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Ecofect Press Release - 9 May 2019

On The May 9, 2019

LabEx Ecofect researchers demonstrate that the Hepatitis B virus is not the only virus that can spread the Hepatitis D virus in vivo.

Jimena Perez-Vargas, postdoctoral fellow on the Ecofect LabEx, in the team of François-Loïc Cosset (CIRI) demonstrates that the Hepatitis D virus, initially discovered in the liver of patients infected by the Heptatitis B virus, can propagate by 'using' viruses from various viral families.

Hepatitis D virus (HDV) was discovered 40 years ago in the liver of individuals chronically infected with hepatitis B virus (HBV), a liver-specific human pathogen that provides its surface GPs to induce envelopment and secretion of HDV RNPs as well as transmission to other cells via HBV cell entry factors. Although HDV worsens HBV pathogenicity, its origin is currently unknown. It is a satellite virus whose genome is unique among animal viruses but shares properties with plant viroids. As HDV efficiently replicates in different tissues and species, we raised the hypothesis that it may have arisen from and/or conceivably still infect hosts independently of HBV. Aiming to explore scenarios concerning the origin of HDV, the team of François-Loïc Cosset (CIRI - Université de Lyon, Inserm,  CNRS, et ENS Lyon) publishes today an article in Nature Communications where they investigated the possibility that other, HBV-unrelated viruses could provide helper envelopment, budding, and entry functions.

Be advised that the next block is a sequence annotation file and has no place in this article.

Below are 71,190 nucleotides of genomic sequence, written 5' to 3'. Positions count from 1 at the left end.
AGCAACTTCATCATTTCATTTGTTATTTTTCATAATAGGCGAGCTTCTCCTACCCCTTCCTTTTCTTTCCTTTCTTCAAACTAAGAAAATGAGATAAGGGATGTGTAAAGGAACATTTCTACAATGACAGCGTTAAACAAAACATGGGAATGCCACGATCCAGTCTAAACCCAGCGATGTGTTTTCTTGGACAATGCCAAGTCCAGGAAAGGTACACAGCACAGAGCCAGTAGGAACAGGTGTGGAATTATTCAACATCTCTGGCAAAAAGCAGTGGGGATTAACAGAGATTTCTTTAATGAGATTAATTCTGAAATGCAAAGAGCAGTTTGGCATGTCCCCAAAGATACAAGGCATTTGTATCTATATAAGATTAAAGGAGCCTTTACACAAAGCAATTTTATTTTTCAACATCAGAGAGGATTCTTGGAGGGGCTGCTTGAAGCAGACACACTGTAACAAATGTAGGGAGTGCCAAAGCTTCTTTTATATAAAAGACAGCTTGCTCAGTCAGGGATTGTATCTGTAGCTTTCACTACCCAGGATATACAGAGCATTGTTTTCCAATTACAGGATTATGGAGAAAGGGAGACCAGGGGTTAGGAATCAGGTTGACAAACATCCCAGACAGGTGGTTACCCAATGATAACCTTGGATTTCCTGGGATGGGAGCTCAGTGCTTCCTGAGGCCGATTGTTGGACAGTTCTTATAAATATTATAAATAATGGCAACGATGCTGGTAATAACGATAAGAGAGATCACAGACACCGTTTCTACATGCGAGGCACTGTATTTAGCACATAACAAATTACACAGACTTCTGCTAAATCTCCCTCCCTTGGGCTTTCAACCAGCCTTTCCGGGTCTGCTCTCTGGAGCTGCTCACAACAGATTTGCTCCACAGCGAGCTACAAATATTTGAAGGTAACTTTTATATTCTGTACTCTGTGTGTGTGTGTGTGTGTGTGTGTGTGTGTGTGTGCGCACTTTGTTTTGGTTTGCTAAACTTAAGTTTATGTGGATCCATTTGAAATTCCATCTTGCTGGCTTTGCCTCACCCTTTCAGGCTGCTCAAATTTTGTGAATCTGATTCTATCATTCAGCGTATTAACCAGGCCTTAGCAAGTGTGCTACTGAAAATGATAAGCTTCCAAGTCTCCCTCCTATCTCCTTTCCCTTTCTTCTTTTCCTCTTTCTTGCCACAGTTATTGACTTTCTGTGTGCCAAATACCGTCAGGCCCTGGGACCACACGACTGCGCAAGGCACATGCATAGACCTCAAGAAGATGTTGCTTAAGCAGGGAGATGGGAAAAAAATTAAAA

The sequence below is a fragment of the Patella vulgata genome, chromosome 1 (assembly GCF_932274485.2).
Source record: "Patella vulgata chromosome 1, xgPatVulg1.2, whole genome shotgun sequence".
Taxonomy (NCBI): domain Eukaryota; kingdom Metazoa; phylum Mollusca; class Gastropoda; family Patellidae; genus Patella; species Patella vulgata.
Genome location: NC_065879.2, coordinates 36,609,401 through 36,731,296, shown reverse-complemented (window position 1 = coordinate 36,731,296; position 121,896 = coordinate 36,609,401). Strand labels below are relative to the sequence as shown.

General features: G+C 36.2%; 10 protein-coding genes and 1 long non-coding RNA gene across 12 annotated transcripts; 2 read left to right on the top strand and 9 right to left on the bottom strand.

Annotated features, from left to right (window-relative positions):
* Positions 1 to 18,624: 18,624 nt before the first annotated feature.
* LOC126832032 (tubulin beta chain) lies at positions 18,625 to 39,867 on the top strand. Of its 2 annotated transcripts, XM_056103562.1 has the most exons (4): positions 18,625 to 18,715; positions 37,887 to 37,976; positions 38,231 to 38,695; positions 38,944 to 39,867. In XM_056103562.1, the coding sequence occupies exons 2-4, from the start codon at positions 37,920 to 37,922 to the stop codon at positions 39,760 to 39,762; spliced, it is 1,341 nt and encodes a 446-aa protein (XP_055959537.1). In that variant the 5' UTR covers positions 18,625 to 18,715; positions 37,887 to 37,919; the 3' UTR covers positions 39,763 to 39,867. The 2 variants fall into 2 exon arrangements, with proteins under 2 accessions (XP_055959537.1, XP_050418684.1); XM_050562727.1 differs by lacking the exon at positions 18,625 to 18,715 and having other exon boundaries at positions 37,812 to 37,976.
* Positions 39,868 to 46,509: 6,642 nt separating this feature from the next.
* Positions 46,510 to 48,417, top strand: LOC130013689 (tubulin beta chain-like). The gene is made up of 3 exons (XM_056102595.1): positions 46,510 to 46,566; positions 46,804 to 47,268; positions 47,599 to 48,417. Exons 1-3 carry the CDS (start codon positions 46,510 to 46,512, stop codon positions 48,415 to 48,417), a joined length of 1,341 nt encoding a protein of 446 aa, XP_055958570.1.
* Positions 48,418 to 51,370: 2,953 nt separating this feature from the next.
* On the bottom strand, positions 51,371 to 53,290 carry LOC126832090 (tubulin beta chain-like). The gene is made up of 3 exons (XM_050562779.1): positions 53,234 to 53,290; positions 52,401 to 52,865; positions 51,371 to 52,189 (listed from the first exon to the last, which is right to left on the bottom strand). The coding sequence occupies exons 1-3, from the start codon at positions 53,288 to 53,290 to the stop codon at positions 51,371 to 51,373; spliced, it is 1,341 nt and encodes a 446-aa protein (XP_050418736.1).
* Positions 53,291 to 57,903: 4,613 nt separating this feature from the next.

Jimena Perez-Vargas & co-authors indicate that HDV RNPs may exploit assembly functions provided by viruses from several alternative genera and families, including vesiculovirus, flavivirus, and hepacivirus amongst others. This compatibility allows efficient egress in the extracellular milieu of co-infected cells of HDV particles that appear to be infectious. This leads to their subsequent entry into different cell types expressing the receptors targeted by the GPs of either virus genus and dissemination of HDV genome in vivo in infected humanized mice.

Overall, that unconventional cell transmission of HDV is experimentally possible in vivo raises the possibility that in nature, HDV could be associated with different virus types, including human viral pathogens, which could possibly favor previously unappreciated HDV transmission scenarios and modulate their pathogenicity.


Press release


Reference article:

Enveloped viruses distinct from HBV induce dissemination of hepatitis D virus in vivo
Perez-Vargas, J., F. Amirache, C. Mialon, B. Boson, N. Freitas, C. Sureau., F. Fusil and F.-L. Cosset (2019).
Nature Communications 2019, 10:2098 -  Pdf download